“I think the problem ultimately for the Celtics is going to be that they don’t have home court,” Legler said. “I think they’re going to derive a lot of energy coming home. With the change in venue and the couple of days off they’re going to have right now is going to do them a world of good. I think they’re going to energize themselves. I think they’re going to get their competitive edge back up again and realize: ‘Look, we’re not going out like this.’ And when they get home, you’re going to see a much better effort.
“Having said that, they can win two games in Boston, I don’t think there’s any question about it. But then you’re turning it into a best two out of three, but two of those games being in Miami, and you see the type of energy they played with down there.”
Legler said the Celtics’ aging stars simply can’t keep up with the Heat youngsters. “I just don’t know if Boston is athletic enough to deal with this team,” Legler said. “Because LeBron James and Dwyane Wade are doing what they want to do. They’re getting to the place on the court they want to get to. They’re getting there quicker than Boston has a chance to react.
“I think it’s the first time since this [Celtics] group’s been together, since ’08, that their defense doesn’t look as quick or as suffocating as it normally is. And I think a lot of that has to do with how fast and how quickly Miami gets to their spots offensively, and how they beat you off the dribble. And they’re getting to the rim and they’re getting to places before the help defender can get there. We’re not used to seeing that against this Boston team. And I think that speaks directly to the athleticism involved with the Miami Heat and that might be eventually the undoing for the Celtics in this series. They’re just not athletic enough to deal with this.”
Legler was asked about the Kendrick Perkins trade and how the center would impact the series were he still a Celtic. Said Legler: “Kendrick Perkins would definitely have an impact, and a healthy Shaquille O’Neal would have a similar impact. No. 1, just taking up space, being physical, moving bodies around the rim. You seal off those little pockets that you see Joel Anthony and Chris Bosh and some of the offensive rebounds they’ve gotten. I don’t think that they would be getting those if you have Kendrick Perkins in there or you have a healthy Shaq.
“Finishing plays around the basket — Perkins was never a great offensive player, but he got much better at it as he grew with the Boston Celtics. And Shaq has a 60 percent field goal percentage through his career. He’s going to make some of the shots right now that are being missed through the first two games, because they’re point-blank. He’s going to finish, he’s going to power through people. He’s not a guy that can move very well out on the floor, but just as far as anchoring the paint on both ends, they absolutely miss that physical presence.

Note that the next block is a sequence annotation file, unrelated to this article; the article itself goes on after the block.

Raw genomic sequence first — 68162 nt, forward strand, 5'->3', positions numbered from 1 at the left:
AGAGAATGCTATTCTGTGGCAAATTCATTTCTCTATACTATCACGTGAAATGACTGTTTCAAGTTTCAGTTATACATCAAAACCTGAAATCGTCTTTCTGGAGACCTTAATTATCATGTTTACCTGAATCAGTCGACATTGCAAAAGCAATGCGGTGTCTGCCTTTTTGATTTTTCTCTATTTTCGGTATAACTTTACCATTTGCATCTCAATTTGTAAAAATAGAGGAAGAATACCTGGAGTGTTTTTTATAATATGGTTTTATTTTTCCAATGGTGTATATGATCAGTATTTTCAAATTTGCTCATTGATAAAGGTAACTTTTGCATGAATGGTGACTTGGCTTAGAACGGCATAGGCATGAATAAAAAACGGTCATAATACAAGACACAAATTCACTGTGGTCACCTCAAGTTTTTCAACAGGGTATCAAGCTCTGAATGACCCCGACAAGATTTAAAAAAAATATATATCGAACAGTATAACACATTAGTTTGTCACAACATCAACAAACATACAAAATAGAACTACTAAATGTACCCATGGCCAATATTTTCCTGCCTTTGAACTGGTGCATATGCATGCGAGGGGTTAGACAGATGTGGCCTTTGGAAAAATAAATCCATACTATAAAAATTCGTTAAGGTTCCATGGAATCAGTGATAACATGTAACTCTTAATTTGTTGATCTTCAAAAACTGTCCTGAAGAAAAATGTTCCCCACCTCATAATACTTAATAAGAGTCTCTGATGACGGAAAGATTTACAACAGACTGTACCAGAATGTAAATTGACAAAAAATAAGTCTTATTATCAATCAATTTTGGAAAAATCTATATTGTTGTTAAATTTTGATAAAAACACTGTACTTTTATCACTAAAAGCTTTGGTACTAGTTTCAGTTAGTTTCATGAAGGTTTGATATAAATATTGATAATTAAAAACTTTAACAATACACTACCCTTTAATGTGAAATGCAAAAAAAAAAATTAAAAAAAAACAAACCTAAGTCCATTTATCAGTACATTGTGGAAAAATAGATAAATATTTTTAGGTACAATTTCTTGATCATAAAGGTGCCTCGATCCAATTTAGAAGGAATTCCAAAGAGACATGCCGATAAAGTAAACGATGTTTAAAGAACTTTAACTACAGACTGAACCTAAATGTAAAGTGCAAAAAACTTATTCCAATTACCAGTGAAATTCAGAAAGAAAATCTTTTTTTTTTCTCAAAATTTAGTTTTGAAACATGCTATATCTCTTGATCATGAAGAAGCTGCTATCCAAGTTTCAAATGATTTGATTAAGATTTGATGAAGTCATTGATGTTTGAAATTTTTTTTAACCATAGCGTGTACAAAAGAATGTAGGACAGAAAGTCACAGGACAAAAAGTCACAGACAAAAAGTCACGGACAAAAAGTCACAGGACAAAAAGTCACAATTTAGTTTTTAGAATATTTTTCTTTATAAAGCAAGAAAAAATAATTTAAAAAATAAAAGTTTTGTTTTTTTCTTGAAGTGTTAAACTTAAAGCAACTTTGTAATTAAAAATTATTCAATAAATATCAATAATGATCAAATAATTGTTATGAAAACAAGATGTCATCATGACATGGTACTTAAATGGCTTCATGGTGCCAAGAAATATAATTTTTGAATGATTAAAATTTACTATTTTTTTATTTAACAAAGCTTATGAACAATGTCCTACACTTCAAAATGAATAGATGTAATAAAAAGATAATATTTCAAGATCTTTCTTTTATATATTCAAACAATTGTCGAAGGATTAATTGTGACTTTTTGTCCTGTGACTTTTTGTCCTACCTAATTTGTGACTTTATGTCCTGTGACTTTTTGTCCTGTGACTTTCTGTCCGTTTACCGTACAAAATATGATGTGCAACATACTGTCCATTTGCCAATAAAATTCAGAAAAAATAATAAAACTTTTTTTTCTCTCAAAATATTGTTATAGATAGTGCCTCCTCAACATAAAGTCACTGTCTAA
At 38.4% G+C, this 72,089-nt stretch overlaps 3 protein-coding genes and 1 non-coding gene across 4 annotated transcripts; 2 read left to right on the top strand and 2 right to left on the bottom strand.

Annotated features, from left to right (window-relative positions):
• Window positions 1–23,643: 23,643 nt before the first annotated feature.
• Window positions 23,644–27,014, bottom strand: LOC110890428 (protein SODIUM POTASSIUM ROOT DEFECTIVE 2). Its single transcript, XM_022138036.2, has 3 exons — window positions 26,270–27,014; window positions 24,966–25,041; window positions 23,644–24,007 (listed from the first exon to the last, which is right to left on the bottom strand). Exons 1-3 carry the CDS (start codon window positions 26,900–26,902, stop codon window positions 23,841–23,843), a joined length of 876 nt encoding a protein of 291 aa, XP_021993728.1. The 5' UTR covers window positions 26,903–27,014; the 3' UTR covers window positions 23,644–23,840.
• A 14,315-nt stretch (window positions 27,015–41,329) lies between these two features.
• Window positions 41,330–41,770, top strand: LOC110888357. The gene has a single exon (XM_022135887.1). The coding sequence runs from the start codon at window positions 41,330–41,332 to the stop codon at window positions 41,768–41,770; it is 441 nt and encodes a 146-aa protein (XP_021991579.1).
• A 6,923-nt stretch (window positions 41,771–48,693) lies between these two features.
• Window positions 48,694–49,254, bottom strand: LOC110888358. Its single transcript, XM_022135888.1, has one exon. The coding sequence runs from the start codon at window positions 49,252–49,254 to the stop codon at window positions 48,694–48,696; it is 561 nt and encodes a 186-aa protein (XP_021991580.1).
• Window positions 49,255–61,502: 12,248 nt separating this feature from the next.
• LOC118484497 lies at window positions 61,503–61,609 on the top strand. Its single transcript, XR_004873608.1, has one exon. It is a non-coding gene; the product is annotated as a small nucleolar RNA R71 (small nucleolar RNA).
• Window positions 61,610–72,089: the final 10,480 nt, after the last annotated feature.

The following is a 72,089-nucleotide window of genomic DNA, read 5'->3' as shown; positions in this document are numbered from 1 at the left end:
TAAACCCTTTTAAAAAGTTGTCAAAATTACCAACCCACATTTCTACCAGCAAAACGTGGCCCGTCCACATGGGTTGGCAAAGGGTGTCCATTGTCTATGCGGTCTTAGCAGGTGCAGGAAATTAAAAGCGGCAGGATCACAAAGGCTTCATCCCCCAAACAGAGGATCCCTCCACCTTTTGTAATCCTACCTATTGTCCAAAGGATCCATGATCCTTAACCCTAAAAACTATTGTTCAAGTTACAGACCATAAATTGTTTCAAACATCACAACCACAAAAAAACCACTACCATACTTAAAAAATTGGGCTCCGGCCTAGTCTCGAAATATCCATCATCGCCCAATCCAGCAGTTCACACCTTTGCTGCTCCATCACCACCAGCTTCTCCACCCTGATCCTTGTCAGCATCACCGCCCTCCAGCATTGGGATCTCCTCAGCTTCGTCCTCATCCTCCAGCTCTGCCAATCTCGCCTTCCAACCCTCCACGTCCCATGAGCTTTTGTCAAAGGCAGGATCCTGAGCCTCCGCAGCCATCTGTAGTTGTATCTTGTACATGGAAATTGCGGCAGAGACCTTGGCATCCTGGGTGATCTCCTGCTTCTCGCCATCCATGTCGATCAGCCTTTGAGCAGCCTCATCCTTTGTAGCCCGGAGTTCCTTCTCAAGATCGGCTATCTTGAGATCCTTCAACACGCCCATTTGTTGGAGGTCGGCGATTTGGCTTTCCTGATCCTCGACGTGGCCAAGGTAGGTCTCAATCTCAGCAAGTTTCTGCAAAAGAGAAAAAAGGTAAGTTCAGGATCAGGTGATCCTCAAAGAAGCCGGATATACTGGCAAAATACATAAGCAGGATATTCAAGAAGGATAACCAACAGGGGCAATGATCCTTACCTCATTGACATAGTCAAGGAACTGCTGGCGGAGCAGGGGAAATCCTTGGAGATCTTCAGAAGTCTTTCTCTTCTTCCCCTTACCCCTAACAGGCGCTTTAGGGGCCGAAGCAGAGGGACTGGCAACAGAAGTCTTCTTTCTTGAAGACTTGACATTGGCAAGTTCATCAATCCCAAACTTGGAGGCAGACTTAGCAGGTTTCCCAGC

“The depleted front line of the Boston Celtics just doesn’t do anything to to intimidate Miami.”
|Heat practice notes: Who you calling physical?||05.02.11 at 4:55 pm ET|
MIAMI — The question was posed to various Heat players from about six different angles, but it really all boiled down to this: Are you surprised by the Celtics reaction after Game 1 that your play was (pick one) chippy, physical or cheap?
“I didn’t see us start anything,” LeBron James said. “I don’t understand what all the other conversation is about. We just want to play basketball. Go out there we’re going to be physical, the best team will win the game that night. That’s all it’s about.”
Added Dwyane Wade, “At the end of the day it’s basketball. No one’s going to be out there doing anything crazy. Ain’t no fighting going on. It’s basketball and the guys are going to be physical and they’re going to take hard fouls. You just got to move on from it.”
James Jones: “It’s all in the game. We’re trying to keep it strictly about basketball. Whenever you have emotionally charged guys on the floor, two very high caliber teams battling and competing, you always have something. No one wants to give an inch.”